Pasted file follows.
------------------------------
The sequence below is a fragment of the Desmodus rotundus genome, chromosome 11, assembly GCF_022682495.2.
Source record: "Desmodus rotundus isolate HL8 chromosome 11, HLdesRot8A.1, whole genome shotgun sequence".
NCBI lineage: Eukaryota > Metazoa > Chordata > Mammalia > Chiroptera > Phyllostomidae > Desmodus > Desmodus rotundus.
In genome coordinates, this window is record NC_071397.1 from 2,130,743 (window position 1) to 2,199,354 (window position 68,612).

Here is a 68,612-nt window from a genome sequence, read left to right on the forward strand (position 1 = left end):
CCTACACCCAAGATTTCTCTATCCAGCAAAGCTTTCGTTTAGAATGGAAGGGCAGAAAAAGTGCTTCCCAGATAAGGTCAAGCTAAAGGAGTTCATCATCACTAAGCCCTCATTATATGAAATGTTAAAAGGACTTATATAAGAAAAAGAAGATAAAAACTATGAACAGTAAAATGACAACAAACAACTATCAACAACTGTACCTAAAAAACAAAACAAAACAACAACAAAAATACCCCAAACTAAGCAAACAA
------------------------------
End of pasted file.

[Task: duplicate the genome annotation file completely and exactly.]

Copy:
The sequence below is a fragment of the Desmodus rotundus genome, chromosome 11, assembly GCF_022682495.2.
Source record: "Desmodus rotundus isolate HL8 chromosome 11, HLdesRot8A.1, whole genome shotgun sequence".
NCBI lineage: Eukaryota > Metazoa > Chordata > Mammalia > Chiroptera > Phyllostomidae > Desmodus > Desmodus rotundus.
In genome coordinates, this window is record NC_071397.1 from 2,130,743 (window position 1) to 2,199,354 (window position 68,612).

Here is a 68,612-nt window from a genome sequence, read left to right on the forward strand (position 1 = left end):
CCTACACCCAAGATTTCTCTATCCAGCAAAGCTTTCGTTTAGAATGGAAGGGCAGAAAAAGTGCTTCCCAGATAAGGTCAAGCTAAAGGAGTTCATCATCACTAAGCCCTCATTATATGAAATGTTAAAAGGACTTATATAAGAAAAAGAAGATAAAAACTATGAACAGTAAAATGACAACAAACAACTATCAACAACTGTACCTAAAAAACAAAACAAAACAACAACAAAAATACCCCAAACTAAGCAAACAA